Smoktech improves upon the design by allowing the user to chose what is displayed by the LED each time the electronic cigarette is activated. Battery charge, atomizer resistance and output voltage can be selected. The numeric LED display can also be turned off completely if desired, however it appears that the blue LED behind the button cannot.
The performance of the VMax is excellent, with one small caveat. The Goodejuice website displays the specifications that Smoktech lists for the device, including a 5amp current limit. That’s right, 5amps. Most variable voltage devices are limited to 2.5amps or less and only the second version of the Provari is capable of 3.5amps. In practice, this means that the VMax can handle even low resistance atomizers at higher voltages where nearly all other devices would either lower the output or stop it altogether.
Voltage can be adjusted from 3.0 to 6.0 volts. The caveat is that the output from the VMax is a little difficult to measure and appears to effectively higher than the voltage setting. At issue is the way the microprocessor modulates the voltage. pbusardo does a great job of explaining it in his video, but the gist of it is that the peaks of the modulated voltage waveform of the VMax are considerably higher than the displayed voltage setting, making for a hotter vape. When set at 4 volts, for instance, actual measured output voltage looks like 3.5v but feels more like 4.5v. The 5v setting delivers 4.5v but feels like 5.5v and so on.
The net result is that the vape will actually be a lot hotter than another device set at the same voltage. As for my tests, the VMax appeared to deliver 5.3v with a 1.6ohm carto attached, but apparently delivered 6.0v or even more. That carto is now a charred hulk that I certainly wouldn’t want to vape. For the sake of comparison, the Provari stopped working and displayed an error code with the 1.6ohm carto at anything over 4.5v.
Here’s the short version of the voltage discussion…the VMax delivers plenty of voltage, but the display may report it a little on the low side.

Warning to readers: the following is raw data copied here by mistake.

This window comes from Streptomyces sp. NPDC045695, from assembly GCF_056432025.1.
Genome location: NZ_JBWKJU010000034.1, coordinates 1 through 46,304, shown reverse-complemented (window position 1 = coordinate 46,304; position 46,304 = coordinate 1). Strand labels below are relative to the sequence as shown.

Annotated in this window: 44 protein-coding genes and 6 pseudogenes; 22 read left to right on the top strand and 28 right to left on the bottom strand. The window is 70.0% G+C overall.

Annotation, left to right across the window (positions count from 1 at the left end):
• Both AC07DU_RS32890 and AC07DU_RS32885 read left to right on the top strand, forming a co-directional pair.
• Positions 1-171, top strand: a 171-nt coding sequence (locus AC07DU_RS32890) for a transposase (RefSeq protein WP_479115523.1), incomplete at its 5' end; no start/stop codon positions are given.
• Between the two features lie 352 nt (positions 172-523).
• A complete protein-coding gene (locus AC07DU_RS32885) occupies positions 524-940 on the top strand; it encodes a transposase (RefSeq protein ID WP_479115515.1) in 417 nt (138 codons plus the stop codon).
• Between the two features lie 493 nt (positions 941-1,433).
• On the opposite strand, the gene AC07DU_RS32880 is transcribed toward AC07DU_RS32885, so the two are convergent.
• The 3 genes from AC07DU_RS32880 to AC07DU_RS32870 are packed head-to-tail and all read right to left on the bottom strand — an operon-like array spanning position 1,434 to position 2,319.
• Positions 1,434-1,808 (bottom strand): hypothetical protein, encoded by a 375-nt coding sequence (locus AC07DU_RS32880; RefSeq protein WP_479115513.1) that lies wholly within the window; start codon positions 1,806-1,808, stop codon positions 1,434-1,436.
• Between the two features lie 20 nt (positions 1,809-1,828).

We haven’t had enough time with this device to say for sure, but battery life seems to be about average. There is still life in them after a day’s worth of moderate vaping, which is a reasonable expectation for the 700mAh 18350 cells. One note that must be addressed here is the importance of safety when using stacked batteries. Only protected cells should be used and only in matched pairs, meaning both with the same amount of charge. The VMax has a vent hole in the cap for safety, but proper battery procedure will help to ensure it’s never needed.
The folks at Goodejuice were excited to start carrying the VMax, and I can see why. In several respects, this is one of the best variable voltage APVs on the market and may be Smoktech’s best offering yet. Everything functions just as it should and looks good in the process. Although the voltage is a little lower than indicated, it can still deliver enough to really pack a wallop (or fry a carto, for that matter). Everything appears quite solid and barring any quality issues, this will likely become one of the devices that others seek to imitate.
Note: Goodejuice is a SUpporting Supplier of Vaping Guides and provided this unit for review. As usual, I try to let neither of these facts interfere with an objective review.